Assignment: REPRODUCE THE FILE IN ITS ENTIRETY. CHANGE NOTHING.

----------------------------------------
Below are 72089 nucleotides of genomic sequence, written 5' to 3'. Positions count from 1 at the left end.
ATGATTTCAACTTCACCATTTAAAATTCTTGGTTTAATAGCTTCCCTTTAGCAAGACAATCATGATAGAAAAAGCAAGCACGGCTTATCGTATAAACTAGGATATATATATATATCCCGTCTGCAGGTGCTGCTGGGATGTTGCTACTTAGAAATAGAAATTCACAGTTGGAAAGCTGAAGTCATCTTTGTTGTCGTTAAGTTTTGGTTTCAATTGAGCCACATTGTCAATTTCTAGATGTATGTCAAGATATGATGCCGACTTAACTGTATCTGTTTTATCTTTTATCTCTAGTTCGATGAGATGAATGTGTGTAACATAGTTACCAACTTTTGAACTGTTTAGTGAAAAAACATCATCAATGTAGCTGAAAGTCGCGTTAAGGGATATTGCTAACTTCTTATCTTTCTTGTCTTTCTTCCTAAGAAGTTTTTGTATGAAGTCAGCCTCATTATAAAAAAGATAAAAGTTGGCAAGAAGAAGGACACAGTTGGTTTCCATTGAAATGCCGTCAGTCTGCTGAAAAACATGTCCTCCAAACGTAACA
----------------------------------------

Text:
Below are 72089 nucleotides of genomic sequence, written 5' to 3'. Positions count from 1 at the left end.
ATGATTTCAACTTCACCATTTAAAATTCTTGGTTTAATAGCTTCCCTTTAGCAAGACAATCATGATAGAAAAAGCAAGCACGGCTTATCGTATAAACTAGGATATATATATATATCCCGTCTGCAGGTGCTGCTGGGATGTTGCTACTTAGAAATAGAAATTCACAGTTGGAAAGCTGAAGTCATCTTTGTTGTCGTTAAGTTTTGGTTTCAATTGAGCCACATTGTCAATTTCTAGATGTATGTCAAGATATGATGCCGACTTAACTGTATCTGTTTTATCTTTTATCTCTAGTTCGATGAGATGAATGTGTGTAACATAGTTACCAACTTTTGAACTGTTTAGTGAAAAAACATCATCAATGTAGCTGAAAGTCGCGTTAAGGGATATTGCTAACTTCTTATCTTTCTTGTCTTTCTTCCTAAGAAGTTTTTGTATGAAGTCAGCCTCATTATAAAAAAGATAAAAGTTGGCAAGAAGAAGGACACAGTTGGTTTCCATTGAAATGCCGTCAGTCTGCTGAAAAACATGTCCTCCAAACGTAACA